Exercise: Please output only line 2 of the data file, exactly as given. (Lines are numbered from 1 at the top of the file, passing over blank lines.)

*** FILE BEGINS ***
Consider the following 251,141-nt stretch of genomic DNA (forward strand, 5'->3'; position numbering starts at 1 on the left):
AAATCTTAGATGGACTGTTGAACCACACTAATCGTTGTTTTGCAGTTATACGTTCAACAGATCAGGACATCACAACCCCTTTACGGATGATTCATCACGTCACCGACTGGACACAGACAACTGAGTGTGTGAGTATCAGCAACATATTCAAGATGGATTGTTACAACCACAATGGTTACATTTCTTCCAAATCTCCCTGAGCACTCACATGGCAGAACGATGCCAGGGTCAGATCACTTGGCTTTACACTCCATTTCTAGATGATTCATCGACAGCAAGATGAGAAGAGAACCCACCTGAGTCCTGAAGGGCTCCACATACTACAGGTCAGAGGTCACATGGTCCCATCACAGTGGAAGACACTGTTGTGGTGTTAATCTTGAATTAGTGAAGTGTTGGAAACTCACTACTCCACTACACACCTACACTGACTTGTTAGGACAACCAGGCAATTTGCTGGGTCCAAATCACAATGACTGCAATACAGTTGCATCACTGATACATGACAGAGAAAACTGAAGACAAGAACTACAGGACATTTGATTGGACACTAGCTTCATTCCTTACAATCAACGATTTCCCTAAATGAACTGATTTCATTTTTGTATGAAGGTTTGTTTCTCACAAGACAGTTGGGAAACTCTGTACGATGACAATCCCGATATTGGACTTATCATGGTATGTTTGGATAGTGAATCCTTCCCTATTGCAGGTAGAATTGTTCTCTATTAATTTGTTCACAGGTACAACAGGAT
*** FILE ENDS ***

AAATCTTAGATGGACTGTTGAACCACACTAATCGTTGTTTTGCAGTTATACGTTCAACAGATCAGGACATCACAACCCCTTTACGGATGATTCATCACGTCACCGACTGGACACAGACAACTGAGTGTGTGAGTATCAGCAACATATTCAAGATGGATTGTTACAACCACAATGGTTACATTTCTTCCAAATCTCCCTGAGCACTCACATGGCAGAACGATGCCAGGGTCAGATCACTTGGCTTTACACTCCATTTCTAGATGATTCATCGACAGCAAGATGAGAAGAGAACCCACCTGAGTCCTGAAGGGCTCCACATACTACAGGTCAGAGGTCACATGGTCCCATCACAGTGGAAGACACTGTTGTGGTGTTAATCTTGAATTAGTGAAGTGTTGGAAACTCACTACTCCACTACACACCTACACTGACTTGTTAGGACAACCAGGCAATTTGCTGGGTCCAAATCACAATGACTGCAATACAGTTGCATCACTGATACATGACAGAGAAAACTGAAGACAAGAACTACAGGACATTTGATTGGACACTAGCTTCATTCCTTACAATCAACGATTTCCCTAAATGAACTGATTTCATTTTTGTATGAAGGTTTGTTTCTCACAAGACAGTTGGGAAACTCTGTACGATGACAATCCCGATATTGGACTTATCATGGTATGTTTGGATAGTGAATCCTTCCCTATTGCAGGTAGAATTGTTCTCTATTAATTTGTTCACAGGTACAACAGGAT